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大学英语精读:第五册 UNIT 7

2007-03-02 15:47   来源:旺旺英语       我要纠错 | 打印 | 收藏 | | |

  Oliver Barrett IV, a Harvard student from a wealthy WASP family, fell in love with Jennifer, a Radcliff music major, daughter of a pastry chef of Italian descent. Jennifer returned his love. The two of them started talking about marriage, thinking they were made for each other. A banker and a squeamish parent, Oliver Barrett III refused to give his blessing to the proposed alliance. Oliver and Jennifer thereupon went ahead on their own, contented with their "love in a cottage".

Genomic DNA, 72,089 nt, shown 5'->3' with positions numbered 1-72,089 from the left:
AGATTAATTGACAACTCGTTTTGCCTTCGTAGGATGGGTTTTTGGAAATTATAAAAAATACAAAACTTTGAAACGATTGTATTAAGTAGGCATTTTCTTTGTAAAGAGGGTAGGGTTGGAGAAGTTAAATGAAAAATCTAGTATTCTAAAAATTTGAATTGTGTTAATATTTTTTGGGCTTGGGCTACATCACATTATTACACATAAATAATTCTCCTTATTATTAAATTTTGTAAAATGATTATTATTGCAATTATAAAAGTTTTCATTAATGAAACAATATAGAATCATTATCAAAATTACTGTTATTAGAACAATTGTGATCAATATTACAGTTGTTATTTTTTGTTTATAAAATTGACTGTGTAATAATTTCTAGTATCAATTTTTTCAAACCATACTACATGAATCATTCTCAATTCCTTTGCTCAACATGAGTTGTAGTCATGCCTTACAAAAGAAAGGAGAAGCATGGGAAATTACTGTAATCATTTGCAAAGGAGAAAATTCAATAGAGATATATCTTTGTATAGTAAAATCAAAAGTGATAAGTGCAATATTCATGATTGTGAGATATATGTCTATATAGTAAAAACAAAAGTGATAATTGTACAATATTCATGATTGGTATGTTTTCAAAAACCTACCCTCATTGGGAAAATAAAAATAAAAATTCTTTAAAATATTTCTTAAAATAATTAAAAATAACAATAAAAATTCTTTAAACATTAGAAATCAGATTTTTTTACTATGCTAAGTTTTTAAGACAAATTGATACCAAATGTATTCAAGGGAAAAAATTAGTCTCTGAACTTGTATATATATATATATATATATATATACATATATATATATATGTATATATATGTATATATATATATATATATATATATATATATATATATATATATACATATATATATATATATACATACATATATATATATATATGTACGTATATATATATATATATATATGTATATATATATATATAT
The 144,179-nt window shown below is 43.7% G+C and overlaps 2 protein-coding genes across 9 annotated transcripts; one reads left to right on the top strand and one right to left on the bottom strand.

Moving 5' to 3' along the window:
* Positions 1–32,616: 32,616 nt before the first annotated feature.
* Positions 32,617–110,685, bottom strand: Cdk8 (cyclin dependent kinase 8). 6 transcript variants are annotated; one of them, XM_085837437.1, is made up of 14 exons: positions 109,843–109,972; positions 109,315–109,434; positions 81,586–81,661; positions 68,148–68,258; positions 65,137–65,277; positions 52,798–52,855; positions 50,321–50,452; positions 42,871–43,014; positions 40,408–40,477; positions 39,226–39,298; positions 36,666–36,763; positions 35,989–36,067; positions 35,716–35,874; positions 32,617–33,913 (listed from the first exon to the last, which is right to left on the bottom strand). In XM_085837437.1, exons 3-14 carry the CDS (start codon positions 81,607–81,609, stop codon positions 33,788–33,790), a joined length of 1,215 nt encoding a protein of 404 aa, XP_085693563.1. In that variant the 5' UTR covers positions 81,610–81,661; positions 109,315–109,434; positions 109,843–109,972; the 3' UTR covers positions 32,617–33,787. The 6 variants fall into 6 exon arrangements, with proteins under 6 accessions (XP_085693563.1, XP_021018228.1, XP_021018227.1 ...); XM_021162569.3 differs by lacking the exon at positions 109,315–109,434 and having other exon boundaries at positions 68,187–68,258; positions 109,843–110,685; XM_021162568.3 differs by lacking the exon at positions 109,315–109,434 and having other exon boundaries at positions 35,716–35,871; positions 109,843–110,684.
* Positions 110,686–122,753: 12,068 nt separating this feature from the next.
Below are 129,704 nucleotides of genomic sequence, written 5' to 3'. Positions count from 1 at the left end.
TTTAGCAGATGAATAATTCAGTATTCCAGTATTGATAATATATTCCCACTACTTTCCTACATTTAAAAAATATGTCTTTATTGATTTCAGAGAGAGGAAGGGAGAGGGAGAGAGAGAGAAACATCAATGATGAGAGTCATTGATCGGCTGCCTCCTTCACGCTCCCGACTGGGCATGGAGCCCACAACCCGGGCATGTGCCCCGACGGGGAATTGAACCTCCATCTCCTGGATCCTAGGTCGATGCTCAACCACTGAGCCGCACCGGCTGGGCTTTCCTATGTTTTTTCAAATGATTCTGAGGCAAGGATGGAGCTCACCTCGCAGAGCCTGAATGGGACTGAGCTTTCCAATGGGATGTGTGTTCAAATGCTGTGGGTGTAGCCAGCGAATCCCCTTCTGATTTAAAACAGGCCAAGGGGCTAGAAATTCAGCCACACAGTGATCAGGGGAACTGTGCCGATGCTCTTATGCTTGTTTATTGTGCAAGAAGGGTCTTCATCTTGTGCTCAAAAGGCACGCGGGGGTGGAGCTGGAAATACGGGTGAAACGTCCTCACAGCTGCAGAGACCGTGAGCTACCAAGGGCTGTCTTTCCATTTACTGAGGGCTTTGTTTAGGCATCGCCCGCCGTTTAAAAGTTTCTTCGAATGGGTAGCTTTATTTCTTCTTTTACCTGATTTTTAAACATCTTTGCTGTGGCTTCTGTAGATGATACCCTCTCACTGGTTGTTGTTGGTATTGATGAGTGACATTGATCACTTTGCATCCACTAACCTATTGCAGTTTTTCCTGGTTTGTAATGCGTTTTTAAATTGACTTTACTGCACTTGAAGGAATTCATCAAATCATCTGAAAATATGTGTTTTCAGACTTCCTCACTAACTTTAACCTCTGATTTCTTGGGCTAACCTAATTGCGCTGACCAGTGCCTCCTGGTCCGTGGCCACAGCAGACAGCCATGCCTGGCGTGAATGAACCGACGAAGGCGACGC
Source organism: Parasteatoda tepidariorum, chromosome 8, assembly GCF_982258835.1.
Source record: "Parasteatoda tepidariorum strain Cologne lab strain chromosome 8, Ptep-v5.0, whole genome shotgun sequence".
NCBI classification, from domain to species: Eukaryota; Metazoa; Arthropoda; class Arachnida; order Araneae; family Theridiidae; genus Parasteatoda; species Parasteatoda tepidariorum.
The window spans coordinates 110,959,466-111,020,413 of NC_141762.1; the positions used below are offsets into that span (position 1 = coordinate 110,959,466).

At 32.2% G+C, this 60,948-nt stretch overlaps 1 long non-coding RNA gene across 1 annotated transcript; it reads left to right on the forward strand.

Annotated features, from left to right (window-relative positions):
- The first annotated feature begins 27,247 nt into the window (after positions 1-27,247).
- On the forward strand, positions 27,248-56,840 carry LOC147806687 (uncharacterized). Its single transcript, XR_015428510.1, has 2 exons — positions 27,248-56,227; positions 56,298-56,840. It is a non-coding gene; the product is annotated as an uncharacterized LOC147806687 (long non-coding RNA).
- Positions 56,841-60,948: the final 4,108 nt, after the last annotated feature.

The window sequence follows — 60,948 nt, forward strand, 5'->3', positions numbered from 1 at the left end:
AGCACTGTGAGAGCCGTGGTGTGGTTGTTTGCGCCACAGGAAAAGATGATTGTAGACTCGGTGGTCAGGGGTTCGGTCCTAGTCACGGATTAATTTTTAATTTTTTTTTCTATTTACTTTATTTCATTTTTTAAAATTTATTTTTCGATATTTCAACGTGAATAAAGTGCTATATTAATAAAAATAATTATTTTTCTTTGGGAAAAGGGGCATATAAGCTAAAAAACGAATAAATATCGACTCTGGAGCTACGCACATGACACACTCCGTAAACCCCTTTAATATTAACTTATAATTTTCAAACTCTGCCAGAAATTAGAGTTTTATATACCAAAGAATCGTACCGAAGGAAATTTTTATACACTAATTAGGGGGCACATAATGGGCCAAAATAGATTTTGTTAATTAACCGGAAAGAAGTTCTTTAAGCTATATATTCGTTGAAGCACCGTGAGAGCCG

We join the novel in Chapter 13, three years after Oliver married Jennifer regardless of his father's fierce opposition. One day, they received an invitation from Oliver's parents to the old man's sixtieth birthday party. Jennifer preferred accepting the invitation, regarding it as a good opportunity for a reconciliation between father and son. But Oliver wouldn't gibe it a thought. Thus the two of them had a violent quarrel…

Love Story

by Erich Segal

  CHAPTER 13

  Mr. And Mrs. Oliver Barrett III

  request the pleasure of your company

  at a dinner in celebration of

  Mr. Barrett's sixtieth birthday

  Saturday, the sixth of March

  at seven o'clock

  Dover House, Ipswich, Massachusetts

  R. S. V. P.

  "Well?" asked Jennifer.

  "Do you even have to ask?" I replied. I was in the midst of abstracting The State v. Percival, a very important precedent in criminal law. Jenny was sort of waving the invitation to bug me.

  "I think it's about time, Oliver," she said.

  "For what?"